The Uyghurs decimation by the Chinese government has been a long-held campaign to control and eliminate their culture for the good of the country.
But a report from Justice For All, a human rights organisation, reveals China’s actions count as genocide under the United Nations definition.
So far, more than 1 million Uyghurs have been detained in concentration camps or “re-education camps” to learn “loyalty to the state”.
However, thousands of other Uyghur people have been sent to forced labour factories where companies like Nike utilise the cheap labour.
In an Australia Strategic Policy Institute report, between 2017 and 2019, more than 80,000 Uyghurs were used in the supply chain for brands such as Nike, Apple, H&M, Cotton On, Target and Ikea.
Nike responded, telling The Washington Post it was “committed to upholding international labour standards globally” and that suppliers are “prohibited from using any type of prison, forced, bonded or indentured labor”.
Nike has used forced labour for decades with a 2008 Oxfam article revealing Nike’s migrant employment in Malaysia and its abuse of workers by confiscating passports and other documents to prevent workers from returning home.
More recently, forced labour was used in the production of face masks by company Hubei Haixin Protective Products Group Co Ltd, who supplied Australia with up to 200,000 protective masks.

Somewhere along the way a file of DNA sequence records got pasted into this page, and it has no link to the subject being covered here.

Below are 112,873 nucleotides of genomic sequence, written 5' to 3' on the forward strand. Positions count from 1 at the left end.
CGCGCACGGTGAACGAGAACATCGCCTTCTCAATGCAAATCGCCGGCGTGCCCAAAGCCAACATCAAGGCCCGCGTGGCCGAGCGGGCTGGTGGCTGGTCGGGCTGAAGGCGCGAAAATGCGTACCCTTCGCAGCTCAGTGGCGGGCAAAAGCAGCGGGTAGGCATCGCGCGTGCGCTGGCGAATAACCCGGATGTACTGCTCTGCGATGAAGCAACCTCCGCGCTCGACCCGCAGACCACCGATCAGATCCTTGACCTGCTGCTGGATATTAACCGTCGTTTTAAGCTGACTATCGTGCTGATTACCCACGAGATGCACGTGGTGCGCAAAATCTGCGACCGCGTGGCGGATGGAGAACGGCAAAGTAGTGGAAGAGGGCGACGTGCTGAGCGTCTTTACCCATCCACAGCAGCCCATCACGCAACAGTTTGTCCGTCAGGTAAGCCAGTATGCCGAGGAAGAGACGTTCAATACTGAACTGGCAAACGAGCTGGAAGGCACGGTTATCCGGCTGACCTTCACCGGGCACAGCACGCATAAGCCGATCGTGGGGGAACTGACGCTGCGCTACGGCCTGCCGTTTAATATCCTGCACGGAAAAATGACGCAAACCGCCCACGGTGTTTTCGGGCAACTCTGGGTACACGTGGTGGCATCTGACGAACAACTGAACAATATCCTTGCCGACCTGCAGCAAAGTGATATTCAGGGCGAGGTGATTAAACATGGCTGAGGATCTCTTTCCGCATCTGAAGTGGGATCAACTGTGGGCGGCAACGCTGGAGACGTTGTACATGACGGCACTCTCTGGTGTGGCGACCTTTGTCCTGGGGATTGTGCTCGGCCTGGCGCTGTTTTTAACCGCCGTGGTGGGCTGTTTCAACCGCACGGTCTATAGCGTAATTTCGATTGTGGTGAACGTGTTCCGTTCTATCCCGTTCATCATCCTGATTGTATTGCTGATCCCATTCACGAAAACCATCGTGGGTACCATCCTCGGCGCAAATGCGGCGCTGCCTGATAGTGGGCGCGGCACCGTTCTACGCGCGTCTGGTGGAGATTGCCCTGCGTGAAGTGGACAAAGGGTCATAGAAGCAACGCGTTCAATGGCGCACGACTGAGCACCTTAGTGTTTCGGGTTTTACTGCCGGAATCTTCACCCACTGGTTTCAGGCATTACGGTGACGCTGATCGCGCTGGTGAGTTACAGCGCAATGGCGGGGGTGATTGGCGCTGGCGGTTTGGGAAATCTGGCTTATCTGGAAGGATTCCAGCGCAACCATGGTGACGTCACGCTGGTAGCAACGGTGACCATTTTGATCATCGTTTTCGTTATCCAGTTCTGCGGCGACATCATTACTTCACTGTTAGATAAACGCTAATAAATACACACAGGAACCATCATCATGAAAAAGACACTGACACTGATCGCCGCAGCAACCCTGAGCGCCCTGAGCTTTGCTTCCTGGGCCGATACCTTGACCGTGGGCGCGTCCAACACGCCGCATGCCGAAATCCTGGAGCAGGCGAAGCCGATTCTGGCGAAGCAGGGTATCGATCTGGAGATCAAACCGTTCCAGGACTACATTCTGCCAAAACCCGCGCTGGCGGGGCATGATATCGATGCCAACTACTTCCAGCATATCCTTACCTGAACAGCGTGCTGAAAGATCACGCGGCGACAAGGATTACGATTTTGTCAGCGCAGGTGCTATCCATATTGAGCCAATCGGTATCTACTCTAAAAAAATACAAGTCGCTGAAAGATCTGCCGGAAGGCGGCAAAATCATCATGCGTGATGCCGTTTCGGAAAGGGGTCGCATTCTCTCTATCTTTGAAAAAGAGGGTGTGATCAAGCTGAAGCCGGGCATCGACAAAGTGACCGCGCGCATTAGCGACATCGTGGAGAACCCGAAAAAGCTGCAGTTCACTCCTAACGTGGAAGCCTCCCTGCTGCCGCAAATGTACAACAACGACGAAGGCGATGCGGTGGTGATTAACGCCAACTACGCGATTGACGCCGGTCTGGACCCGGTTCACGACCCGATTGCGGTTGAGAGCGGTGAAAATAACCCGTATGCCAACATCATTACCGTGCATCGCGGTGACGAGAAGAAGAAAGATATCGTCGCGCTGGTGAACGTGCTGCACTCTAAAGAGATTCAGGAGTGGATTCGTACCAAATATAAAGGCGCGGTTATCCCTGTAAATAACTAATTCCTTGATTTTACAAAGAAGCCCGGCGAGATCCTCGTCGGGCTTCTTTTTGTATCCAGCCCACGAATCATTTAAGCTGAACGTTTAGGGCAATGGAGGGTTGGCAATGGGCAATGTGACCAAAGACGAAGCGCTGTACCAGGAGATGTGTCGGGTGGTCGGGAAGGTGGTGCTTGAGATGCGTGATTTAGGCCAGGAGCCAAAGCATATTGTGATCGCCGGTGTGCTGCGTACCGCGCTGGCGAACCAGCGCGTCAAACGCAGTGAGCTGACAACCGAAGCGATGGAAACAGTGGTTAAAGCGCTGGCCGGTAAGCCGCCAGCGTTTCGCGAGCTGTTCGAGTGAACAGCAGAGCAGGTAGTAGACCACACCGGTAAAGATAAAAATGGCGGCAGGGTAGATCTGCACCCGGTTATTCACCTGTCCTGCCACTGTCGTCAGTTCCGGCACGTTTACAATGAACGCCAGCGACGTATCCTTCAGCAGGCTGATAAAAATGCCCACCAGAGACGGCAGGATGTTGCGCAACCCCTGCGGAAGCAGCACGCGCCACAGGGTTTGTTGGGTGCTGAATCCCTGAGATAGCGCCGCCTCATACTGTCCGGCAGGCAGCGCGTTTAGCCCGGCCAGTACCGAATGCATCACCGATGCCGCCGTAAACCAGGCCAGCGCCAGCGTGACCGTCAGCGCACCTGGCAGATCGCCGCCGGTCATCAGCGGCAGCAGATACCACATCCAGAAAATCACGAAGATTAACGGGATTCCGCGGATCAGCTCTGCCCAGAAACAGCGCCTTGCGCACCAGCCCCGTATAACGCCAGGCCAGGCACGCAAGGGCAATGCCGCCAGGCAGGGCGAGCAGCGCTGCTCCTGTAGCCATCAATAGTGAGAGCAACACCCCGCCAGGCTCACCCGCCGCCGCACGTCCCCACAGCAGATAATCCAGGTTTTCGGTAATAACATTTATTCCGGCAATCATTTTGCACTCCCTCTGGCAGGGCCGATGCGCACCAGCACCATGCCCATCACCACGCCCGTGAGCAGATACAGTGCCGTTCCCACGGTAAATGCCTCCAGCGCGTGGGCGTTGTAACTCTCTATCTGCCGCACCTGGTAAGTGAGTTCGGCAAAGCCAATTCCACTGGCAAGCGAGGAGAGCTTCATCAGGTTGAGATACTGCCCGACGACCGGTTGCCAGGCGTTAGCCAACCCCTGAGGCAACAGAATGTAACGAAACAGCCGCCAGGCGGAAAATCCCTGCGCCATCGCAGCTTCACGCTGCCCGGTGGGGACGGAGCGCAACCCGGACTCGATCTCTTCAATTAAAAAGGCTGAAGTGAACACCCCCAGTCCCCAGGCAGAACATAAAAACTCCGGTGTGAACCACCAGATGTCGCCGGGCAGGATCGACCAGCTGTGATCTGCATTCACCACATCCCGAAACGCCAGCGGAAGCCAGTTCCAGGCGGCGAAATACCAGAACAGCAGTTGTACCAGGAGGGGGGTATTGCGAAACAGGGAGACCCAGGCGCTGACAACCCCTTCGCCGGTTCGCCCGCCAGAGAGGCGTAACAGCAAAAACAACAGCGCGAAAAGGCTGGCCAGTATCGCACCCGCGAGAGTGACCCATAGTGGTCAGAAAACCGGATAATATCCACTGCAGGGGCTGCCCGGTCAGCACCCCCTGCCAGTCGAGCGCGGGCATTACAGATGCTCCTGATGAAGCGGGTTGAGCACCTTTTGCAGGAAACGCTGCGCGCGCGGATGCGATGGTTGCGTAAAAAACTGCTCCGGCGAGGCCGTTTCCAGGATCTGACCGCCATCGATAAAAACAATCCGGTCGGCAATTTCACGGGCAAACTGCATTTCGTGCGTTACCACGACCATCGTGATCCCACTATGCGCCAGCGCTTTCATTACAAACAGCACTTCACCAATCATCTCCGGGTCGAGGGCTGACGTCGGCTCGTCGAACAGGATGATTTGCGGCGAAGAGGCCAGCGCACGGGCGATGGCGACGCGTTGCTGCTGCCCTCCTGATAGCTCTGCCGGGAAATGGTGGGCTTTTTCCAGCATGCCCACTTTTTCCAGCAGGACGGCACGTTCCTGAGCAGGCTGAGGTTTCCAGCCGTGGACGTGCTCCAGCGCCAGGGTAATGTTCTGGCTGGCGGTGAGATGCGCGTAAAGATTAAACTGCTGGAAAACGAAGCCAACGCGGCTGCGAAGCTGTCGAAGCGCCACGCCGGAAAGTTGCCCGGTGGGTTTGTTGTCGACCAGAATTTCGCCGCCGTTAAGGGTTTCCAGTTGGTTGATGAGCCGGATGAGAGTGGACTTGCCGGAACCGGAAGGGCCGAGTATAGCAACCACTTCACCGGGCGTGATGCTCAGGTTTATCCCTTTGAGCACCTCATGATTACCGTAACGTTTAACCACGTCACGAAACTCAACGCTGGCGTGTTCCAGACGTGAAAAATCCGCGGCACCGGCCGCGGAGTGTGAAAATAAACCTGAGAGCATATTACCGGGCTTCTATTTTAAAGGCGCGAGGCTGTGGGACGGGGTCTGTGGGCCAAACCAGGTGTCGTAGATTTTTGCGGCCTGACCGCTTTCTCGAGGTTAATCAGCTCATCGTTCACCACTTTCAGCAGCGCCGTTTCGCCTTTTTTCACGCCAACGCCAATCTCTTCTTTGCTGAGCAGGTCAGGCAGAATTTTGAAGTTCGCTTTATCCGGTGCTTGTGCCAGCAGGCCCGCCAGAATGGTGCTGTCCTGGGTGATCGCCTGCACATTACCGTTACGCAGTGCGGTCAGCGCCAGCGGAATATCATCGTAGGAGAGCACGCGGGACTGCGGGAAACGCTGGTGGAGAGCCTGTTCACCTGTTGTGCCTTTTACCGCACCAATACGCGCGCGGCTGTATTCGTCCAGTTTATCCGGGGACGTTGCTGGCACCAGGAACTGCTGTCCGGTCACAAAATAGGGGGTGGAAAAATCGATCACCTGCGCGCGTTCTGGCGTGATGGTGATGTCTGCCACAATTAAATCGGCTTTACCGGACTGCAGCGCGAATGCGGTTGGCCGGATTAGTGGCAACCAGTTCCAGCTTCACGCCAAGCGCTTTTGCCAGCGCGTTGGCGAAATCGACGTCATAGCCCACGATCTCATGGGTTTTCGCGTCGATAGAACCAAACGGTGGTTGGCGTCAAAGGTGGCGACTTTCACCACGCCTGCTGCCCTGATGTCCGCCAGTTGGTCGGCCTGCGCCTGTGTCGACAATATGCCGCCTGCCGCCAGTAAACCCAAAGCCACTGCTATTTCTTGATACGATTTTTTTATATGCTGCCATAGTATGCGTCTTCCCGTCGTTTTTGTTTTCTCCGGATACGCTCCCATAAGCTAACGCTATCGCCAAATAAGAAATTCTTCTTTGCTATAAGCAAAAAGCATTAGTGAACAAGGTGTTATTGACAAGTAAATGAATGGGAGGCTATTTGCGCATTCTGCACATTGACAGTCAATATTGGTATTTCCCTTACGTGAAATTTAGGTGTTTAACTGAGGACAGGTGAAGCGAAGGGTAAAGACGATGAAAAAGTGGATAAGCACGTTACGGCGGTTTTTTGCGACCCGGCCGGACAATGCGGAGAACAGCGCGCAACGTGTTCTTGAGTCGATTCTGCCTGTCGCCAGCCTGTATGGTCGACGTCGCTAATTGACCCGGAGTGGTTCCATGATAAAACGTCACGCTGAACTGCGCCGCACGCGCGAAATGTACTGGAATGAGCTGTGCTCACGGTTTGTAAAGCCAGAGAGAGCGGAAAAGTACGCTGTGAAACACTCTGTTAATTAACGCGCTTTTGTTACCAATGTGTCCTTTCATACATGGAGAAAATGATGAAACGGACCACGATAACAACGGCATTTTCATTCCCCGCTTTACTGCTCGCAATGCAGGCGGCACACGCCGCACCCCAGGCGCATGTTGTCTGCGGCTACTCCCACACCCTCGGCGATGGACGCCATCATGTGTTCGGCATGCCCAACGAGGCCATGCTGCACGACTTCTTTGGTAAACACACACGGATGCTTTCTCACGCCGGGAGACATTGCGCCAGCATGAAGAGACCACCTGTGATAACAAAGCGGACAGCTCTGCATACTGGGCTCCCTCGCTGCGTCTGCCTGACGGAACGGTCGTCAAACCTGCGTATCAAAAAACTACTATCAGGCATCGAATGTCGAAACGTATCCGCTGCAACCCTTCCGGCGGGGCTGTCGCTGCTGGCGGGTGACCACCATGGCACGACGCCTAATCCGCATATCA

131 Uyghur women were transported from their home to the Hubei factory, where they were forced to learn Mandarin, alongside other Chinese re-education activities like anthem-singing.
The supply chain from factory to consumer is one worth knowing to avoid encouraging forced labour and its subsequent abuses.
The issue of forced labour beside its rejection of human rights is its broader contribution to China’s genocide campaign in eradicating the Uyghur population.
The conflict between the Chinese and Uyghur people has been an issue since the early 19th century when East Turkestan fell under Nationalist Chinese rule.
Ethnic tensions are credited for the recent violence alongside the Chinese government’s monopolisation of the natural resources in the region, including oil, coal and natural gas.
Under the United Nations definition of genocide, there are five criteria that amount to the destruction of an ethnic group, including:
- Killing members of the group
- Causing serious bodily or mental harm to members of the group
- Deliberating inflicting on the group conditions for life to bring about physical or destruction
- Imposing measures intended to prevent births within the group
- Forcibly transferring children of the group to another group
The Justice For All report lists each criterion, from the Chinese using Uyghurs for organ harvesting to forcing Uighur children into orphanages, alongside the sterilisation and forced abortion of Uyghurs.
The Chinese government justifies the mass imprisonment and abuses as essential steps in halting terrorism after years of violence in Xinjiang from the Turkistan Islamic Movement (TIM).
According to the Australian Institute of International Affairs, more than 200 terrorist attacks have been taken against China by the TIM, such as the 2014 bomb attack at a Xinjiang market.
Are you contributing to forced labour practices? For more information about the Uyghur genocide, read the Justice For All report.
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